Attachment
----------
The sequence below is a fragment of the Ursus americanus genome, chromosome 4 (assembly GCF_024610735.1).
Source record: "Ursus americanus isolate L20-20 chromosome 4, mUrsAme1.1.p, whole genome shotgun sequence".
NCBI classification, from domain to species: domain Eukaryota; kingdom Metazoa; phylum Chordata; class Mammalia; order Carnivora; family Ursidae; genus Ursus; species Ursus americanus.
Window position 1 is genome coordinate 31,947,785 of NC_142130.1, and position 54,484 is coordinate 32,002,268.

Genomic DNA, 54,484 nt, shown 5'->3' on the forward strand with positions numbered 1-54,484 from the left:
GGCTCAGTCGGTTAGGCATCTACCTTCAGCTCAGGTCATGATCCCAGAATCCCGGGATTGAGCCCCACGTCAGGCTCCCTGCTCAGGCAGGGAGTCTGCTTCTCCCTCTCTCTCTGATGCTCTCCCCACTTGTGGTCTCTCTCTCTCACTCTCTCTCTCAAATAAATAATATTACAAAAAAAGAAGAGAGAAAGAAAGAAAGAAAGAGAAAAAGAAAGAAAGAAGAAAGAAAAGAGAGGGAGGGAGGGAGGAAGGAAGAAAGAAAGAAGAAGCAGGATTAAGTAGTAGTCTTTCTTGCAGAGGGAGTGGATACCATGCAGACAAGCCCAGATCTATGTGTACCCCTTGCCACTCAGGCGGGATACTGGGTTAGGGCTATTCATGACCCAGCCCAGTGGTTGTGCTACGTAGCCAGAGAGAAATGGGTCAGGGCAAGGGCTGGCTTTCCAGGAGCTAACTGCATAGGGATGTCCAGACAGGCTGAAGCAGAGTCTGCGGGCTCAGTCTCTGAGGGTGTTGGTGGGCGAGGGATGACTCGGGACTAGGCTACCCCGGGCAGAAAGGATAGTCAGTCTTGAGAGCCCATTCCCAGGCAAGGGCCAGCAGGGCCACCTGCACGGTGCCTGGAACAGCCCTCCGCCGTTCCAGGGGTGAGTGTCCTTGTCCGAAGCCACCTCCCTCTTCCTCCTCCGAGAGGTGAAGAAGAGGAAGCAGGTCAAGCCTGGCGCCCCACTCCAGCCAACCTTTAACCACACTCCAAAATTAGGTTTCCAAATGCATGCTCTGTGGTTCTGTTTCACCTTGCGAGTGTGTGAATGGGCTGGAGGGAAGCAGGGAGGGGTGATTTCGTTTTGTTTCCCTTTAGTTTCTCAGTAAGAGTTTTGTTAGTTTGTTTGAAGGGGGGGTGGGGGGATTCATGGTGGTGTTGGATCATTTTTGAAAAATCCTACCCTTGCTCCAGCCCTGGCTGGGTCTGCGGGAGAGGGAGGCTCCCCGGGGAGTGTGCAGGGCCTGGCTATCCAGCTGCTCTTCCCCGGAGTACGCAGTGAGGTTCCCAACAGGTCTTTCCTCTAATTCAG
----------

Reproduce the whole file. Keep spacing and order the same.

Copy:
The sequence below is a fragment of the Ursus americanus genome, chromosome 4 (assembly GCF_024610735.1).
Source record: "Ursus americanus isolate L20-20 chromosome 4, mUrsAme1.1.p, whole genome shotgun sequence".
NCBI classification, from domain to species: domain Eukaryota; kingdom Metazoa; phylum Chordata; class Mammalia; order Carnivora; family Ursidae; genus Ursus; species Ursus americanus.
Window position 1 is genome coordinate 31,947,785 of NC_142130.1, and position 54,484 is coordinate 32,002,268.

Genomic DNA, 54,484 nt, shown 5'->3' on the forward strand with positions numbered 1-54,484 from the left:
GGCTCAGTCGGTTAGGCATCTACCTTCAGCTCAGGTCATGATCCCAGAATCCCGGGATTGAGCCCCACGTCAGGCTCCCTGCTCAGGCAGGGAGTCTGCTTCTCCCTCTCTCTCTGATGCTCTCCCCACTTGTGGTCTCTCTCTCTCACTCTCTCTCTCAAATAAATAATATTACAAAAAAAGAAGAGAGAAAGAAAGAAAGAAAGAGAAAAAGAAAGAAAGAAGAAAGAAAAGAGAGGGAGGGAGGGAGGAAGGAAGAAAGAAAGAAGAAGCAGGATTAAGTAGTAGTCTTTCTTGCAGAGGGAGTGGATACCATGCAGACAAGCCCAGATCTATGTGTACCCCTTGCCACTCAGGCGGGATACTGGGTTAGGGCTATTCATGACCCAGCCCAGTGGTTGTGCTACGTAGCCAGAGAGAAATGGGTCAGGGCAAGGGCTGGCTTTCCAGGAGCTAACTGCATAGGGATGTCCAGACAGGCTGAAGCAGAGTCTGCGGGCTCAGTCTCTGAGGGTGTTGGTGGGCGAGGGATGACTCGGGACTAGGCTACCCCGGGCAGAAAGGATAGTCAGTCTTGAGAGCCCATTCCCAGGCAAGGGCCAGCAGGGCCACCTGCACGGTGCCTGGAACAGCCCTCCGCCGTTCCAGGGGTGAGTGTCCTTGTCCGAAGCCACCTCCCTCTTCCTCCTCCGAGAGGTGAAGAAGAGGAAGCAGGTCAAGCCTGGCGCCCCACTCCAGCCAACCTTTAACCACACTCCAAAATTAGGTTTCCAAATGCATGCTCTGTGGTTCTGTTTCACCTTGCGAGTGTGTGAATGGGCTGGAGGGAAGCAGGGAGGGGTGATTTCGTTTTGTTTCCCTTTAGTTTCTCAGTAAGAGTTTTGTTAGTTTGTTTGAAGGGGGGGTGGGGGGATTCATGGTGGTGTTGGATCATTTTTGAAAAATCCTACCCTTGCTCCAGCCCTGGCTGGGTCTGCGGGAGAGGGAGGCTCCCCGGGGAGTGTGCAGGGCCTGGCTATCCAGCTGCTCTTCCCCGGAGTACGCAGTGAGGTTCCCAACAGGTCTTTCCTCTAATTCAG